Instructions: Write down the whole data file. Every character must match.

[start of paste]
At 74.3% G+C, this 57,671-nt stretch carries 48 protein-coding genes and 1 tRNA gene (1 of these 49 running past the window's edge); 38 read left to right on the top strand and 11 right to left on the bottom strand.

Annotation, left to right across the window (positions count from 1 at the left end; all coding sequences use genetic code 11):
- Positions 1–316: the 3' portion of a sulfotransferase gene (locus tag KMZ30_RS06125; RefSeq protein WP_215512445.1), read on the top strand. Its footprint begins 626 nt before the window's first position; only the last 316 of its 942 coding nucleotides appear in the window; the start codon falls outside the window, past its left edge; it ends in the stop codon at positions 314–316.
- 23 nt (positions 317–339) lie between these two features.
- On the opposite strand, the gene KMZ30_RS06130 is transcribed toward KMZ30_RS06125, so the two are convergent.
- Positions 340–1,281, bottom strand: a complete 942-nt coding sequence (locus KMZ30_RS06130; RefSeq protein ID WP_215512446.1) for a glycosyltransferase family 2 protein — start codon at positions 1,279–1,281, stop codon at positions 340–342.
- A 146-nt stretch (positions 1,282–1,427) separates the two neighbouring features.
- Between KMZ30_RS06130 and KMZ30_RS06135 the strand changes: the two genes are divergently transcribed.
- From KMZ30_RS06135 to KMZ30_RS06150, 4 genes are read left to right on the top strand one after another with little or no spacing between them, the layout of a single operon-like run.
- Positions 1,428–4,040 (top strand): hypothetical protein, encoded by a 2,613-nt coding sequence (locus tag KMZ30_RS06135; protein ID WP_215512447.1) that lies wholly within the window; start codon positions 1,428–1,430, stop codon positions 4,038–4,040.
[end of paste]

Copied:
At 74.3% G+C, this 57,671-nt stretch carries 48 protein-coding genes and 1 tRNA gene (1 of these 49 running past the window's edge); 38 read left to right on the top strand and 11 right to left on the bottom strand.

Annotation, left to right across the window (positions count from 1 at the left end; all coding sequences use genetic code 11):
- Positions 1–316: the 3' portion of a sulfotransferase gene (locus tag KMZ30_RS06125; RefSeq protein WP_215512445.1), read on the top strand. Its footprint begins 626 nt before the window's first position; only the last 316 of its 942 coding nucleotides appear in the window; the start codon falls outside the window, past its left edge; it ends in the stop codon at positions 314–316.
- 23 nt (positions 317–339) lie between these two features.
- On the opposite strand, the gene KMZ30_RS06130 is transcribed toward KMZ30_RS06125, so the two are convergent.
- Positions 340–1,281, bottom strand: a complete 942-nt coding sequence (locus KMZ30_RS06130; RefSeq protein ID WP_215512446.1) for a glycosyltransferase family 2 protein — start codon at positions 1,279–1,281, stop codon at positions 340–342.
- A 146-nt stretch (positions 1,282–1,427) separates the two neighbouring features.
- Between KMZ30_RS06130 and KMZ30_RS06135 the strand changes: the two genes are divergently transcribed.
- From KMZ30_RS06135 to KMZ30_RS06150, 4 genes are read left to right on the top strand one after another with little or no spacing between them, the layout of a single operon-like run.
- Positions 1,428–4,040 (top strand): hypothetical protein, encoded by a 2,613-nt coding sequence (locus tag KMZ30_RS06135; protein ID WP_215512447.1) that lies wholly within the window; start codon positions 1,428–1,430, stop codon positions 4,038–4,040.